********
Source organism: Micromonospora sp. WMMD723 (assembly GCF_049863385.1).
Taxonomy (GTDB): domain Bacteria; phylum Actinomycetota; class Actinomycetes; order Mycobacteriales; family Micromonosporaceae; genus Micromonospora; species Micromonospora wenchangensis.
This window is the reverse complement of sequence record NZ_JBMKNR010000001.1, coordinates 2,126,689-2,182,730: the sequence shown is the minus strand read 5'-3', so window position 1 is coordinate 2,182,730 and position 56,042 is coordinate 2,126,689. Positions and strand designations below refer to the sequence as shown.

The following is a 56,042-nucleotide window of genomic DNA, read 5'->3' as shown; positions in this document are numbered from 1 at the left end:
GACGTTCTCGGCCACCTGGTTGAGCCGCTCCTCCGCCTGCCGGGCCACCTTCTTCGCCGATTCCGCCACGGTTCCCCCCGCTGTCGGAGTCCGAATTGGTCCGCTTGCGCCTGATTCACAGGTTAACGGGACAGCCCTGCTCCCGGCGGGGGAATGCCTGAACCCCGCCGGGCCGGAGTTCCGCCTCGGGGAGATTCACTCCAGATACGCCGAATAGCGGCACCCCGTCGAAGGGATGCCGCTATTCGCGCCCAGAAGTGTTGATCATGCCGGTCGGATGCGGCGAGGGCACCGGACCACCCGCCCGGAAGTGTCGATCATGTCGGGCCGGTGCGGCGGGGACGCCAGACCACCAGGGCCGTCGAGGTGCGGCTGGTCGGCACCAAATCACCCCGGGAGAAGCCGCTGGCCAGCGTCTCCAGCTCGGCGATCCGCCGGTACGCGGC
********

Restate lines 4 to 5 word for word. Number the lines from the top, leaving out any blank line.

The following is a 56,042-nucleotide window of genomic DNA, read 5'->3' as shown; positions in this document are numbered from 1 at the left end:
GACGTTCTCGGCCACCTGGTTGAGCCGCTCCTCCGCCTGCCGGGCCACCTTCTTCGCCGATTCCGCCACGGTTCCCCCCGCTGTCGGAGTCCGAATTGGTCCGCTTGCGCCTGATTCACAGGTTAACGGGACAGCCCTGCTCCCGGCGGGGGAATGCCTGAACCCCGCCGGGCCGGAGTTCCGCCTCGGGGAGATTCACTCCAGATACGCCGAATAGCGGCACCCCGTCGAAGGGATGCCGCTATTCGCGCCCAGAAGTGTTGATCATGCCGGTCGGATGCGGCGAGGGCACCGGACCACCCGCCCGGAAGTGTCGATCATGTCGGGCCGGTGCGGCGGGGACGCCAGACCACCAGGGCCGTCGAGGTGCGGCTGGTCGGCACCAAATCACCCCGGGAGAAGCCGCTGGCCAGCGTCTCCAGCTCGGCGATCCGCCGGTACGCGGC